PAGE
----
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Porterdale renovates house for new City Hall

The city of Porterdale purchased an abandoned house located at 10 North Broad St. in order to renovate it for a new City Hall. (Special photo)

The city of Porterdale purchased an abandoned house located at 10 North Broad St. in order to renovate it for a new City Hall. (Special photo)

PORTERDALE – The administrative staff in Porterdale could move into a new home within the next 18 months.

The city bought an abandoned house at 10 North Broad St. for $9,120.93 through the general fund in order to renovate and rebuild it into a new City Hall.

Main Street Porterdale Director Teri Haler said through the city’s comprehensive plan created with the help of the Carl Vinson Institute with the University of Georgia in 2010, design students conducted a charette with the council, mayor and city manager in 2012.

“Collectively, the idea came about to eventually redevelop the parcel where the City Hall, the post office and police department sit into a new commercial retail space,” Haler said.

Haler said the new City Hall on North Broad Street will house individual offices for administration once renovated.

Mayor Arline Chapman said the city decided to purchase the house because of its location near the center of the village.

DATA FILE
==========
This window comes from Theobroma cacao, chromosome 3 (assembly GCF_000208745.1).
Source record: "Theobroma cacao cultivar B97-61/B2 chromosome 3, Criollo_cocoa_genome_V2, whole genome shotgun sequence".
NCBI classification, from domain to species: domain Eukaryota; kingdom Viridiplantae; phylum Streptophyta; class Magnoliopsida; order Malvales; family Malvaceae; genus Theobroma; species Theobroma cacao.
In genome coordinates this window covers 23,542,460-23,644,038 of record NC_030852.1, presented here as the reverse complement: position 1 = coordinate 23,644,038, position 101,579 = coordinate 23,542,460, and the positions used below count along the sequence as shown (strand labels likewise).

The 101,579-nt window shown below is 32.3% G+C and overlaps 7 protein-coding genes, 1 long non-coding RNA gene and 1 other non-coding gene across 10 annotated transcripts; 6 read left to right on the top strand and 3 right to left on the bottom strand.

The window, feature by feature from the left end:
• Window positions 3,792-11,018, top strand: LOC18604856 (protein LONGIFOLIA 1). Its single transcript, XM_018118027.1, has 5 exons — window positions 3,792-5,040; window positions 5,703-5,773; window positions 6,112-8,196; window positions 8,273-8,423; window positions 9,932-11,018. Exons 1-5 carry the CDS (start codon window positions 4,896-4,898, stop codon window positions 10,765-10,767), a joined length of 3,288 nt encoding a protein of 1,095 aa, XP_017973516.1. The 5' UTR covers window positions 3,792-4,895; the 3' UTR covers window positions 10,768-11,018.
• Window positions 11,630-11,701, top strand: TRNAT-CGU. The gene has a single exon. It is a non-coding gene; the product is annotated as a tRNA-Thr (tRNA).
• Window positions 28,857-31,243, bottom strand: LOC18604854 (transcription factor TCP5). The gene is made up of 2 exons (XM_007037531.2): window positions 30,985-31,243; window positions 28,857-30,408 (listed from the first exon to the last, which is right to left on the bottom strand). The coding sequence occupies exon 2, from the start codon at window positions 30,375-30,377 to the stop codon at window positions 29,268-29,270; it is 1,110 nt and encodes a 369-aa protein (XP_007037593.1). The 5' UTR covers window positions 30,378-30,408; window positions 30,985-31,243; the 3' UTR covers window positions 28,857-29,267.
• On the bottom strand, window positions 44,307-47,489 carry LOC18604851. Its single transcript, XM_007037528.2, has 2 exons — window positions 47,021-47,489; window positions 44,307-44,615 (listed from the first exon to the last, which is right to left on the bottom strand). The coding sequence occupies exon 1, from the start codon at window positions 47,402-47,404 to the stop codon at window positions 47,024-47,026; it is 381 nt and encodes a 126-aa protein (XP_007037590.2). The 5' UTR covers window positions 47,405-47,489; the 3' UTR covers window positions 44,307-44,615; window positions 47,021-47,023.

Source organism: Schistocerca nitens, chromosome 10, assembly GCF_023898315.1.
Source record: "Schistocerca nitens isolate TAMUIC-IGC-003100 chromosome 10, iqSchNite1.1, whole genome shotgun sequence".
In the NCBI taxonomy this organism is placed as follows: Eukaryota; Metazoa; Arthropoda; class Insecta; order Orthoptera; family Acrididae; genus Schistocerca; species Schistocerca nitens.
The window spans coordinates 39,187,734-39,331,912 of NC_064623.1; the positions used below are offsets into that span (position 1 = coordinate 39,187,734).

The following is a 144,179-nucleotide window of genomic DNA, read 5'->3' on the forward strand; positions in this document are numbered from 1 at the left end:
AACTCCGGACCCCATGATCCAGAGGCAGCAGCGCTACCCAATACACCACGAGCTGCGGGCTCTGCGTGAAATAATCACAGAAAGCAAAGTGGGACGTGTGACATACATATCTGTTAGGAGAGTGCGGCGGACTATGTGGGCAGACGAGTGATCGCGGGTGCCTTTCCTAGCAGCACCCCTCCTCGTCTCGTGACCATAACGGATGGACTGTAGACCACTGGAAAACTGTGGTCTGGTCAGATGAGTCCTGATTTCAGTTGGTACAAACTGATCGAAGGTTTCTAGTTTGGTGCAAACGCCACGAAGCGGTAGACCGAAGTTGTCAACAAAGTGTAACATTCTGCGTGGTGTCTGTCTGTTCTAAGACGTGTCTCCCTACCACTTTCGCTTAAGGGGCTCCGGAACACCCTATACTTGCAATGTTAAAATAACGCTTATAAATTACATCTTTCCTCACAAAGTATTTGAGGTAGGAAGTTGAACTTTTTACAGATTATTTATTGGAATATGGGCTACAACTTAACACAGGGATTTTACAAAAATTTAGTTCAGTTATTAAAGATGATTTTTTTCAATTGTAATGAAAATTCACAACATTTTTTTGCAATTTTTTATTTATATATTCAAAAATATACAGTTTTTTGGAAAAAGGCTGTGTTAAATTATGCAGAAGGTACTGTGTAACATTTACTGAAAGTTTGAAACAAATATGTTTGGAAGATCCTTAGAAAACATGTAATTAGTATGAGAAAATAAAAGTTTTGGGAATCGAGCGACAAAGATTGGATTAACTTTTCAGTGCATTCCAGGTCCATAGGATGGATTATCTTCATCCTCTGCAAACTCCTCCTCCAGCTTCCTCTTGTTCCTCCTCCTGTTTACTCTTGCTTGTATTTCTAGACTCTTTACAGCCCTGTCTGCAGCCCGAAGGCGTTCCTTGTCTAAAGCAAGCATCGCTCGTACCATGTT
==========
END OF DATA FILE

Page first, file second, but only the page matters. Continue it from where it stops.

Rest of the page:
“We do not have adequate office space at the current City Hall; the city manager is currently housed in a portable building. The house that we have purchased is very close to the center of the village and it will provide very workable office space for all who need it,” Chapman said. “We are working on finalizing the plans for the preservation of our historic district. With this in mind, we will do our best to make the renovation compatible with what we hope will be the type of historic renovation that new owners will employ. It will be one more eyesore turned into a lovely house.”

Once those city offices are moved to the new location, Haler said for immediate purposes the old City Hall on Main Street would serve as a community center as well as a place for meetings and court sessions.

The Public Works Department began the renovations in early January. Haler said the renovations could cost between $60,000 to $80,000.

“The department has currently removed the water damaged walls, including the ceiling, during the demolition phase,” Haler said. “We’re replacing the roof to prevent future water damage on the inside.”

An outside contractor who specializes in historic home renovations will need to be hired for other renovations, Haler said.